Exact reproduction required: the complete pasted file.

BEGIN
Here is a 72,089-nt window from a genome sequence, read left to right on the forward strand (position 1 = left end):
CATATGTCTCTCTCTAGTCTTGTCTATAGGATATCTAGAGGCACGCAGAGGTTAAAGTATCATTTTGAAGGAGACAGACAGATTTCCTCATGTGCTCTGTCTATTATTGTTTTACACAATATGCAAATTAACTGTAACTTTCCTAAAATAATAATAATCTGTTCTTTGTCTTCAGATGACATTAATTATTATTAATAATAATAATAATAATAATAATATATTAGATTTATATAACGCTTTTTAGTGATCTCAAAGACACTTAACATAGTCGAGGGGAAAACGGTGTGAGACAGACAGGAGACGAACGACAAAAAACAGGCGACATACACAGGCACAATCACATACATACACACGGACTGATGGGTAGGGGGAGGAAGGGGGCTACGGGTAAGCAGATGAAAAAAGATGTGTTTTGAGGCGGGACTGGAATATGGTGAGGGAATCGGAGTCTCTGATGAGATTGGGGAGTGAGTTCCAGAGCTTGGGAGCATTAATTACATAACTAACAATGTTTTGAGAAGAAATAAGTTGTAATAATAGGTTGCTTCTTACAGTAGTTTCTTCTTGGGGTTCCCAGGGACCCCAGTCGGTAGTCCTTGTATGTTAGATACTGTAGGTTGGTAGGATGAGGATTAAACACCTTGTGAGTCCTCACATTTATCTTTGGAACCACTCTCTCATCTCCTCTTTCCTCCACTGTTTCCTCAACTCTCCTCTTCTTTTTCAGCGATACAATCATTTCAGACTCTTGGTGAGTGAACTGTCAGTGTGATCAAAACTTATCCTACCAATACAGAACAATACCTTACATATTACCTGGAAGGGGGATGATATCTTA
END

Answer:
Here is a 72,089-nt window from a genome sequence, read left to right on the forward strand (position 1 = left end):
CATATGTCTCTCTCTAGTCTTGTCTATAGGATATCTAGAGGCACGCAGAGGTTAAAGTATCATTTTGAAGGAGACAGACAGATTTCCTCATGTGCTCTGTCTATTATTGTTTTACACAATATGCAAATTAACTGTAACTTTCCTAAAATAATAATAATCTGTTCTTTGTCTTCAGATGACATTAATTATTATTAATAATAATAATAATAATAATAATATATTAGATTTATATAACGCTTTTTAGTGATCTCAAAGACACTTAACATAGTCGAGGGGAAAACGGTGTGAGACAGACAGGAGACGAACGACAAAAAACAGGCGACATACACAGGCACAATCACATACATACACACGGACTGATGGGTAGGGGGAGGAAGGGGGCTACGGGTAAGCAGATGAAAAAAGATGTGTTTTGAGGCGGGACTGGAATATGGTGAGGGAATCGGAGTCTCTGATGAGATTGGGGAGTGAGTTCCAGAGCTTGGGAGCATTAATTACATAACTAACAATGTTTTGAGAAGAAATAAGTTGTAATAATAGGTTGCTTCTTACAGTAGTTTCTTCTTGGGGTTCCCAGGGACCCCAGTCGGTAGTCCTTGTATGTTAGATACTGTAGGTTGGTAGGATGAGGATTAAACACCTTGTGAGTCCTCACATTTATCTTTGGAACCACTCTCTCATCTCCTCTTTCCTCCACTGTTTCCTCAACTCTCCTCTTCTTTTTCAGCGATACAATCATTTCAGACTCTTGGTGAGTGAACTGTCAGTGTGATCAAAACTTATCCTACCAATACAGAACAATACCTTACATATTACCTGGAAGGGGGATGATATCTTA